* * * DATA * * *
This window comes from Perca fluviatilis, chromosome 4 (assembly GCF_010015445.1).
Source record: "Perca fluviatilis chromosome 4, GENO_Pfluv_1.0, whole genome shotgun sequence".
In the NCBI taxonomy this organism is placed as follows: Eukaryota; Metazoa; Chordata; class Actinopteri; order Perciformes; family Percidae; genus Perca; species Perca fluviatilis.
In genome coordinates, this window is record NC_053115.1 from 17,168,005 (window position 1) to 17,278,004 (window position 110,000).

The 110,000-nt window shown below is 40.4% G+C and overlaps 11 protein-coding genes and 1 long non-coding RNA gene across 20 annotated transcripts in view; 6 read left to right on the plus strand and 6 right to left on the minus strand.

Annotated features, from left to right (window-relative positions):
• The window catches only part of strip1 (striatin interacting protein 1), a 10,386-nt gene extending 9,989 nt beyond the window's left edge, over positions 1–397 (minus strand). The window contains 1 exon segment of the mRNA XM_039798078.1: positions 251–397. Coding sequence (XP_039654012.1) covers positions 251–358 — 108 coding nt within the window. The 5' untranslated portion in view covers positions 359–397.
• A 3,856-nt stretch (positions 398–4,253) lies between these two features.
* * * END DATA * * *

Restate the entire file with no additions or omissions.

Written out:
This window comes from Perca fluviatilis, chromosome 4 (assembly GCF_010015445.1).
Source record: "Perca fluviatilis chromosome 4, GENO_Pfluv_1.0, whole genome shotgun sequence".
In the NCBI taxonomy this organism is placed as follows: Eukaryota; Metazoa; Chordata; class Actinopteri; order Perciformes; family Percidae; genus Perca; species Perca fluviatilis.
In genome coordinates, this window is record NC_053115.1 from 17,168,005 (window position 1) to 17,278,004 (window position 110,000).

The 110,000-nt window shown below is 40.4% G+C and overlaps 11 protein-coding genes and 1 long non-coding RNA gene across 20 annotated transcripts in view; 6 read left to right on the plus strand and 6 right to left on the minus strand.

Annotated features, from left to right (window-relative positions):
• The window catches only part of strip1 (striatin interacting protein 1), a 10,386-nt gene extending 9,989 nt beyond the window's left edge, over positions 1–397 (minus strand). The window contains 1 exon segment of the mRNA XM_039798078.1: positions 251–397. Coding sequence (XP_039654012.1) covers positions 251–358 — 108 coding nt within the window. The 5' untranslated portion in view covers positions 359–397.
• A 3,856-nt stretch (positions 398–4,253) lies between these two features.